Schafer's Kickstarter project got a lot of help from the fact that almost every big gaming news site reported on Notch saying he wants to finance Psychonauts 2 a few days before this. Also, Tim Schafer is somewhat of a household name, more than almost any other game developer right now. Obsidian has Avellone, but I am not sure they can compare on the hype-o-meter.

Another thing is that I think the general public are happy to donate to one of these projects. But if ten more pop up? I don't think the general public will spend 10x more money. Instead it will dilute the resources and make it more difficult to get proper funding. So.. do it quick if you're going to do it!

The problem is that they need to start a project like this quick, before everyone else and their dog does the same thing, and I'm not sure Obsidian has the same hype surrounding them as Tim Schafer does.

Schafer's Kickstarter project got a lot of help from the fact that almost every big gaming news site reported on Notch saying he wants to finance Psychonauts 2 a few days before this. Also, Tim Schafer is somewhat of a household name, more than almost any other game developer right now. Obsidian has Avellone, but I am not sure they can compare on the hype-o-meter.

Another thing is that I think the general public are happy to donate to one of these projects. But if ten more pop up? I don't think the general public will spend 10x more money. Instead it will dilute the resources and make it more difficult to get proper funding. So.. do it quick if you're going to do it!


I can't name any other developer who currently have RPG legends like Sawyer, Avalone or Cain. Not only them but also a strong RPG team who already are considered as spiritual succesor of Troika games which was spiritual succesor of Black Isle.

Also they proved that are great at making RPG. FNV is what F3 should be !

Also you must consider that even with double fine efort adventure games are niche games. Where RPGs are record breaking gengre like 20years alreadt with 100x more fans.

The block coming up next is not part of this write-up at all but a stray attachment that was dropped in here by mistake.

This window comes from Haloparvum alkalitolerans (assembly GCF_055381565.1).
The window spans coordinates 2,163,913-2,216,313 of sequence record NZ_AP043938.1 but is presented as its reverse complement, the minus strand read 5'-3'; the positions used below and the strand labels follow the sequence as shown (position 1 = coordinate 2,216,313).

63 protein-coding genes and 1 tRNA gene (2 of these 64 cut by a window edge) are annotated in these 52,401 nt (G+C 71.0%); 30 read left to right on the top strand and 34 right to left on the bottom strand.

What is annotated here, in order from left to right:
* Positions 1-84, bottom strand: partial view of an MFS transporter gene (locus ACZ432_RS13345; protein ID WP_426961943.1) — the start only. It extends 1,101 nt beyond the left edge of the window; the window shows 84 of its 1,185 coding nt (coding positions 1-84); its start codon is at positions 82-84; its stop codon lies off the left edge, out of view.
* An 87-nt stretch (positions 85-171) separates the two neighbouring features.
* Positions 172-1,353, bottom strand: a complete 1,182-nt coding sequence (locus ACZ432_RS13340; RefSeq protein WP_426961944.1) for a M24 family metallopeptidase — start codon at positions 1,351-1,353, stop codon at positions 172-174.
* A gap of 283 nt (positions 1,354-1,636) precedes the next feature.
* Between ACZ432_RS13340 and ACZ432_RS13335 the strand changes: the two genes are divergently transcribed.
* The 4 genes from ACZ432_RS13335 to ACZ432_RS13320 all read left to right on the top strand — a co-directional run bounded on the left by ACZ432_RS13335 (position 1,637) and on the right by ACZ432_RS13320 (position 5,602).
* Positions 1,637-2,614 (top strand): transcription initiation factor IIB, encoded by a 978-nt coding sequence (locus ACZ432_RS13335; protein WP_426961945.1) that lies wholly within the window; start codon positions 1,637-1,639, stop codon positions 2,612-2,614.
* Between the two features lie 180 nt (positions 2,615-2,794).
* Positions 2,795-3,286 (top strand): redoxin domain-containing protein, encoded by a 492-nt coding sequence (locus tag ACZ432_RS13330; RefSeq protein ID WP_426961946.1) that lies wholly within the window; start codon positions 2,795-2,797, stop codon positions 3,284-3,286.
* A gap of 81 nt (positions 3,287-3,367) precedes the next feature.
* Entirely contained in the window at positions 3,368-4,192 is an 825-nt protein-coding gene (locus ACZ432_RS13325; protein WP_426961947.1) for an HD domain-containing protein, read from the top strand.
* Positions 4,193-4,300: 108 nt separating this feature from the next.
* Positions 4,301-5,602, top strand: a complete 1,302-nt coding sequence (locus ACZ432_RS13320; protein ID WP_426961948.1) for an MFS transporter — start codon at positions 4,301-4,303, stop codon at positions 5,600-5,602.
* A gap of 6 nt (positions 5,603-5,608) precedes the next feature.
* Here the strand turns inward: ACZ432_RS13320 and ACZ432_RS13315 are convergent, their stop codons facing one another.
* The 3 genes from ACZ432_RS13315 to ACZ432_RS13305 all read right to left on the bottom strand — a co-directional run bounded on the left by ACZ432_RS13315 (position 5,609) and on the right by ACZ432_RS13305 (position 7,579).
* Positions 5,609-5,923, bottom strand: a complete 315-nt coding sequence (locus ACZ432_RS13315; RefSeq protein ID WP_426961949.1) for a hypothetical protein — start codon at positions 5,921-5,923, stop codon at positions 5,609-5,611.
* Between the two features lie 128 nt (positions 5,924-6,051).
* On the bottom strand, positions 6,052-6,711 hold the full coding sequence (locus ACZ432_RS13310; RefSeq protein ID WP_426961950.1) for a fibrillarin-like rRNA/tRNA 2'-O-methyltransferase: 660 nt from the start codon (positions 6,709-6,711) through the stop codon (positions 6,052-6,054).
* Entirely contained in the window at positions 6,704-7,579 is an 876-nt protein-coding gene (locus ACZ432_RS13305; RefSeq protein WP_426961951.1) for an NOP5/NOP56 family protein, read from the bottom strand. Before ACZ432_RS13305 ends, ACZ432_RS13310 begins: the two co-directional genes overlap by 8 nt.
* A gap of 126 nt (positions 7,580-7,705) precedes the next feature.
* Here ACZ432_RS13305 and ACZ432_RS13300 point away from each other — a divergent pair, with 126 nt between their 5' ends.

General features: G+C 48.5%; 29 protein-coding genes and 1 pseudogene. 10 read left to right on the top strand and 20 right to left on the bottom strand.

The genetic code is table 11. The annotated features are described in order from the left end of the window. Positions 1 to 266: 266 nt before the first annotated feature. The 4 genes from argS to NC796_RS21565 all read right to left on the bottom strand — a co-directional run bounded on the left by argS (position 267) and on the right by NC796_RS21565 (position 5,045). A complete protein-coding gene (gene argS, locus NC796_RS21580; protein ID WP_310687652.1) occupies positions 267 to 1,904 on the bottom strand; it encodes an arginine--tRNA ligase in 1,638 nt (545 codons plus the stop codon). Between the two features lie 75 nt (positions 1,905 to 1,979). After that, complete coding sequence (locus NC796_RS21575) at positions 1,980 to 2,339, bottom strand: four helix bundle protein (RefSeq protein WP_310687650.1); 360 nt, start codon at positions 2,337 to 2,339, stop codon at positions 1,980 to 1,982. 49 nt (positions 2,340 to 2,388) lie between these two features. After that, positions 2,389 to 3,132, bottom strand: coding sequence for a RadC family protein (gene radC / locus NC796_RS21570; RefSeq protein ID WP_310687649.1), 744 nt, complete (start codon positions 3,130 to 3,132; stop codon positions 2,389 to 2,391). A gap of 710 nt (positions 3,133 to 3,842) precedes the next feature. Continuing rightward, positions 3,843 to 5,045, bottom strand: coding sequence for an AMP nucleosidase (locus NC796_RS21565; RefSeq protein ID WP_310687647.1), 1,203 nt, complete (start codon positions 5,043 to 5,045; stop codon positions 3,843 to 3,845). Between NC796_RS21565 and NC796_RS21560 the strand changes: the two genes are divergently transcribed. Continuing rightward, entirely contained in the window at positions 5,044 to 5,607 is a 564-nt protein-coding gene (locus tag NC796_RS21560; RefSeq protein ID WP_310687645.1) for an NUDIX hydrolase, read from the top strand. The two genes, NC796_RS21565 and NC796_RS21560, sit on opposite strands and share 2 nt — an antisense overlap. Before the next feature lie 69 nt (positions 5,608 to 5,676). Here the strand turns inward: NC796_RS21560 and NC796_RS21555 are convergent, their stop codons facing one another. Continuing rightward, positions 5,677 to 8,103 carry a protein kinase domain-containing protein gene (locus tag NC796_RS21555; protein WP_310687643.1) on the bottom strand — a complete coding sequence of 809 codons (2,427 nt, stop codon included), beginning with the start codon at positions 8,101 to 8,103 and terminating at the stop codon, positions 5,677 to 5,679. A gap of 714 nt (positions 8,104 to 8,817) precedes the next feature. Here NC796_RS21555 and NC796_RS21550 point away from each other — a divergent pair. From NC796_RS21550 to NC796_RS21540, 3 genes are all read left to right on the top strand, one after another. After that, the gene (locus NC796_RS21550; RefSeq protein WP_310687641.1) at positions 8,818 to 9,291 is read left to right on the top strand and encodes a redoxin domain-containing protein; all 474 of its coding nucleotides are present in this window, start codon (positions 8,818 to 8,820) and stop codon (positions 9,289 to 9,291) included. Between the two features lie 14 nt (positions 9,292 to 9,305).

And now Fans of Black Isle, Troika, and Obsidian that is my friend thousands upon a thousand of devoted gamers.

I alone if this kickster goes will donate 100$.

10$ mln is my safe bet. Add now that they don't share it with anybody and that they double that when game will hit shelves. Crazy ?

#7
Pop

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The problem is that they need to start a project like this quick, before everyone else and their dog does the same thing, and I'm not sure Obsidian has the same hype surrounding them as Tim Schafer does.

It might seem that way but the degree to which Kickstarter funding is a zero sum game is probably more marginal than we realize. Geeks have deep pockets. Indeed, geek culture as it's currently understood is based almost entirely on consumption. All sorts of things get funded through Kickstarter and the most successful tend to be either nostalgia- or meme-based (see: Pomplamoose, any number of chiptune albums, a thousand "documentaries" about Nintendo games and short films about zombies, etc), and the amount of money that people can raise on the site is really surprising and frequently baffling given how vague their plans often are. There was a musician, for instance (Deakin of Animal Collective) who raised $25,000 for a benefit show / album to take place in Africa, only to basically just make it a vacation. The sky is the limit.